India's growth prospects

Financial Express, 27 September 2007

Over the last one year the spectacular perfomance of GDP growth in India led to many sceptics wondering if India was overheating. The recent crisis in the US economy has added to the concern that India faces a slowdown. While it is true that a downturn in the US economy adds to the risks that India faces, and the domestic business cycle may move down with a global business cycle, the medium term prospects for the Indian economy remain strong.

India's rapid growth for the last 3 years is seen to be a puzzle by many students of the Indian economy. India's dilapidated infrastructure is often compared with China's wonderfully planned roads. How can the present rates of 8-9 percent GDP growth in India possibly be sustained? Will not the infrastructure, shortages of power and roads and a poorly educated labour force pull Indian growth down?

While it appears reasonable that there is a cause for concern, it is still not evident that medium term growth is showing signs of slowing down. Recent data shows that there is a sharp increase in investment activity. CMIE's capex data on projects under implementation shows that nearly half of investment being planned is in infrastructure -- in power and transport. National Income Accounts data for investment shows that Gross Fixed Capital Formation rose to 27.9 percent of GDP in 2006-07. This was 1.4 percent higher than in 2005-06. In the mid-1990s, there was an investment boom with investment outstanding showing levels as much as 30 per cent year-on-year growth. In recent years, a powerful investment revival is visible, with year-on-year growth reaching a 64.5 percent in March 2007.

Will the sharp growth in investment not be able to deliver high growth because it would hit a labour shortage? Will high salaries push up costs and make companies unprofitable? While sharply rising wages are giving CEO's sleepless nights, this has not affected profit margins yet. The concern is that since there is no sustained effort by the government to improve supply, it soon will. While it is true that the government is not making any meaningful effort to supplement supply by improving education, there are other factors at work.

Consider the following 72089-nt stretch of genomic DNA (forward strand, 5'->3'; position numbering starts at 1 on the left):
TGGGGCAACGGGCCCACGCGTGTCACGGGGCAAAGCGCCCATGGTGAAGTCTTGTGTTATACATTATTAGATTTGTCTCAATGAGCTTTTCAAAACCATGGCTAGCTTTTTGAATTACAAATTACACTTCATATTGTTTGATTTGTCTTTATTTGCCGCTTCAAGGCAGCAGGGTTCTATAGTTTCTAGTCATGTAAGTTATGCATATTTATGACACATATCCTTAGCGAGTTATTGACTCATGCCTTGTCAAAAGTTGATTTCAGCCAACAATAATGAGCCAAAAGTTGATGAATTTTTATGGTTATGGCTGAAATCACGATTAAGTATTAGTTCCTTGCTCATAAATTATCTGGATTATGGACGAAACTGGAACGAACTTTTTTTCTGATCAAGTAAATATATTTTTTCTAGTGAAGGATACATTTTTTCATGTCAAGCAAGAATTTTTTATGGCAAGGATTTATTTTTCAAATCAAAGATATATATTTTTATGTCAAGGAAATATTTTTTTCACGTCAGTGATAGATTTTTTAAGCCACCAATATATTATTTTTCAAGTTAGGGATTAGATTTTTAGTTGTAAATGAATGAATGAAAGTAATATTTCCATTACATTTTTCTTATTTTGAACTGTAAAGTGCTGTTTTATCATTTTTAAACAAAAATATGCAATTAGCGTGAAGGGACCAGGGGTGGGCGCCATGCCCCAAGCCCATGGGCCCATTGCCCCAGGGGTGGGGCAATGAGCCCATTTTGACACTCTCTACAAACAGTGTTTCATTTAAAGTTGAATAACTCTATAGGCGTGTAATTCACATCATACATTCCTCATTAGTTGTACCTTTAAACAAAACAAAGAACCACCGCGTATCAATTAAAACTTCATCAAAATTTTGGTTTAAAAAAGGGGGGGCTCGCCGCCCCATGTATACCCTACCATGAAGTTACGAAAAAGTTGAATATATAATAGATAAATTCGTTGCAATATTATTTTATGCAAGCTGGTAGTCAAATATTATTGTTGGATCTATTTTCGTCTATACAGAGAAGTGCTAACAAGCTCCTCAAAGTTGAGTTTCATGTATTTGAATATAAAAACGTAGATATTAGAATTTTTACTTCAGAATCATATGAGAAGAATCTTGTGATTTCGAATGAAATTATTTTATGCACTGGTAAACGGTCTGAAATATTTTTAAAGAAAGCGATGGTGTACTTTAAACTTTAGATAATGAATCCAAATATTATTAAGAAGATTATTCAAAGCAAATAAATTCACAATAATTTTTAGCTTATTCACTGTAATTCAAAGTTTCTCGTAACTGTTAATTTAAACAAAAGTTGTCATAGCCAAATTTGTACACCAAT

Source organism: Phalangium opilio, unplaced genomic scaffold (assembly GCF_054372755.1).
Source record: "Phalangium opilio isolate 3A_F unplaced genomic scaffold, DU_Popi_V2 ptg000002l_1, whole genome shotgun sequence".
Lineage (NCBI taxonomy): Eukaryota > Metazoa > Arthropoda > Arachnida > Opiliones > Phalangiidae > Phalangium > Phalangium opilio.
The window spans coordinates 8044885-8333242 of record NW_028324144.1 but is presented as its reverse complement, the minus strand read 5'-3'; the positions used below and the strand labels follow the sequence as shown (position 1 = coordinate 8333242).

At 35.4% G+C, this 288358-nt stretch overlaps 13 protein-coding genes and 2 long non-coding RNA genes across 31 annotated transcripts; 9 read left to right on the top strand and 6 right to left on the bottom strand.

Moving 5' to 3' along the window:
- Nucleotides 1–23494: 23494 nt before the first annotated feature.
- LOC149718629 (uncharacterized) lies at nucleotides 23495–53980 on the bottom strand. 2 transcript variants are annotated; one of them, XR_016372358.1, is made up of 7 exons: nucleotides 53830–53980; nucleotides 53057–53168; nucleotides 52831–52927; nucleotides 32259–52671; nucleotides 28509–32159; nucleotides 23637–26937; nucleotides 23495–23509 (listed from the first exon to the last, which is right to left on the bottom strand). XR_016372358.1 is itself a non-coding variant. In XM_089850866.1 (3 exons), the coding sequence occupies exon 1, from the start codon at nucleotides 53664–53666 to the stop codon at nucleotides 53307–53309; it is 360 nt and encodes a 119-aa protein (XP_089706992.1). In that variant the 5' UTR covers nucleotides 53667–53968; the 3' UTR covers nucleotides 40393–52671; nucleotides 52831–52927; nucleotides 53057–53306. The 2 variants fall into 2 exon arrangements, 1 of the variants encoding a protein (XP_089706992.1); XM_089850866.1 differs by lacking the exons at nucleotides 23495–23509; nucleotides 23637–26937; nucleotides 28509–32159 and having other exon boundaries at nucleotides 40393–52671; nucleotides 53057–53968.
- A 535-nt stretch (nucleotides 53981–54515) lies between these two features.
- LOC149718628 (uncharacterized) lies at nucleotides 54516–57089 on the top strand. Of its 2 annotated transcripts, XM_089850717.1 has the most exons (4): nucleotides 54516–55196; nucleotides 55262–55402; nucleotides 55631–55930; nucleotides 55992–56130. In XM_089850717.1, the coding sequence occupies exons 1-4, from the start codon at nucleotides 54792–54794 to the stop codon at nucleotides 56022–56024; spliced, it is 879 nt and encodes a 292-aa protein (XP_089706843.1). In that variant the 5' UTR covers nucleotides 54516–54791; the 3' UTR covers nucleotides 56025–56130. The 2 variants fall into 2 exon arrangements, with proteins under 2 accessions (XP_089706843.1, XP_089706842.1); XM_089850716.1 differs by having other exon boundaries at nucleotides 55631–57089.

These include learning by doing on the job by thousands of young people who have completed school and are eager to improve their skills. From 1991 onwards, a next-generation labour force has been built in India. This comprises of young people who have grown up working in private firms in the context of competition and globalisation. What they have learned on the job is qualitatively superior to the skills found in India in the olden days.

While education in government schools may not teach children to read and write, with the first few extra rupees parents earn, children are admitted into private schools in the hope that they would learn some English. As a result, nearly half of urban children and one fourth of rural children in India go to private schools. The quality of education in these unregulated schools may not be very high, but the pressure of paying parents and children wanting to join the labour force will, no doubt, act as a significant force.

These two aspects imply that while weak education is no doubt a drag on the economy, it may not be hold back the economy to the extent that some people fear.

A third source of potential trouble is sometimes seen to be the inflow of global capital into India. Global capital, with its destabilising characteristics is feared by many in the country, especially in the policy making circles, who are used to being able to manage the macroeconomy much more easily. Today it is the norm, rather than the exception, for every international finance company to be part of the India story. This has done India good on two fronts. First, it has helped India raise its investment rate above the domestic saving rate. Second, it has brought modern practices into India's domestic financial markets, put pressure to improve corporate governance and create a competitive environment. Morevoer, through all of India's natural disaters like the earthquake and the supercylone and the government made disaster like the nuclear tests, global capital has stayed around. In recent days, India again proved to be a hot favorite as money flowed into India after the rise in Fed rates.

There is no doubt that a more globalised economy does make India more susceptible to global business cycles. A downturn in the US economy could shake India much more than it could have done 20 years ago. It is also true that India still has a lot of problems to solve -- these include urban plannning, governance, labour laws, monetary policy, infrastructure and so on. Yet, it it too soon to declare that we are not solving the problems we are facing and it is inevitable that there will be a slowdown in the medium term.

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